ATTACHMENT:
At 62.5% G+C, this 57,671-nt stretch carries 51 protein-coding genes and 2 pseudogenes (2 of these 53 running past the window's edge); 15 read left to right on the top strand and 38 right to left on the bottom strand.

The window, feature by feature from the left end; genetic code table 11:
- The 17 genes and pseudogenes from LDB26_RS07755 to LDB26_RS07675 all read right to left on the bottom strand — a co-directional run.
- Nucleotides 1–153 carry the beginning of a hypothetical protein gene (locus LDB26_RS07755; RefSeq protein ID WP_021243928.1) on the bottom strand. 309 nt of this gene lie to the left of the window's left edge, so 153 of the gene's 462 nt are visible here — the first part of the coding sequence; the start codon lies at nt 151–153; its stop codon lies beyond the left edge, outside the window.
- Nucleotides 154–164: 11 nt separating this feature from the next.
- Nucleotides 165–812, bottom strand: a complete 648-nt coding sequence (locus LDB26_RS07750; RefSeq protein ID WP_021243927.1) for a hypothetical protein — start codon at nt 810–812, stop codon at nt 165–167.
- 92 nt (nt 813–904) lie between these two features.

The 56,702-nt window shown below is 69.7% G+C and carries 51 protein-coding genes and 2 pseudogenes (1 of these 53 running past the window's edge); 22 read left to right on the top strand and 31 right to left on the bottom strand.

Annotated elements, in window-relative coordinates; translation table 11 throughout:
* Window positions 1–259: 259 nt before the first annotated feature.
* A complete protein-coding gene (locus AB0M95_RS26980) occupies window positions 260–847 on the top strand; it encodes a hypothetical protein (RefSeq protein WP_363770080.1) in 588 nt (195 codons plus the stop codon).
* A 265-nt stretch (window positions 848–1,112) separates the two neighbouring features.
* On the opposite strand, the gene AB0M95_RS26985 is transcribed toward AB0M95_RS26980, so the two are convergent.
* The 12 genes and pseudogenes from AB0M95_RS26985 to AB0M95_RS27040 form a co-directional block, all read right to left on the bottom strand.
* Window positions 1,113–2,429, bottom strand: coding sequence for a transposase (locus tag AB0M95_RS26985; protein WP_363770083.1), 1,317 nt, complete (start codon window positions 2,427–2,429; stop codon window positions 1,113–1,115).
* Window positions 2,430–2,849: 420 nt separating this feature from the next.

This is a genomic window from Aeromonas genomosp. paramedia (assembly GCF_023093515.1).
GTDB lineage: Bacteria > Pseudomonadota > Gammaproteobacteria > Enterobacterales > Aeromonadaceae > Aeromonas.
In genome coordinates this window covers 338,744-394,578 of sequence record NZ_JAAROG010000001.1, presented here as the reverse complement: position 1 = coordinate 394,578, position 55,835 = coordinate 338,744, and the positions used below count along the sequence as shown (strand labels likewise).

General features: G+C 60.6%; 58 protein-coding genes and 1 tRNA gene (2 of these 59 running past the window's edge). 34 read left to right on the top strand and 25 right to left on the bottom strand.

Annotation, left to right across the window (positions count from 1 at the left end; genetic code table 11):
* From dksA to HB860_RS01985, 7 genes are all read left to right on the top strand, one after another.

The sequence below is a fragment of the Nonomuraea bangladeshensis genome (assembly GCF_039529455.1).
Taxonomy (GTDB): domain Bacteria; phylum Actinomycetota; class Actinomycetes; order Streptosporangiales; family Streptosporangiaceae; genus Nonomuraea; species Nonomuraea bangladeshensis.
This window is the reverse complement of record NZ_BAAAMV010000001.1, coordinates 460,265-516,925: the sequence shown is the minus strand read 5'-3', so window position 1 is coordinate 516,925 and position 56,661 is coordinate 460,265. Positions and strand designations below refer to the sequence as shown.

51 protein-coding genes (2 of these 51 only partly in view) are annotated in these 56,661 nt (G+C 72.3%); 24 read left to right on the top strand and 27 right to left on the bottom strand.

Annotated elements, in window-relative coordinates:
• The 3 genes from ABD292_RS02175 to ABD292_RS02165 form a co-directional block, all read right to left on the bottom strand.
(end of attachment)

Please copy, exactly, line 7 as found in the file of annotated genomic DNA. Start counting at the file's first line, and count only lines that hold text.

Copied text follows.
- 92 nt (nt 813–904) lie between these two features.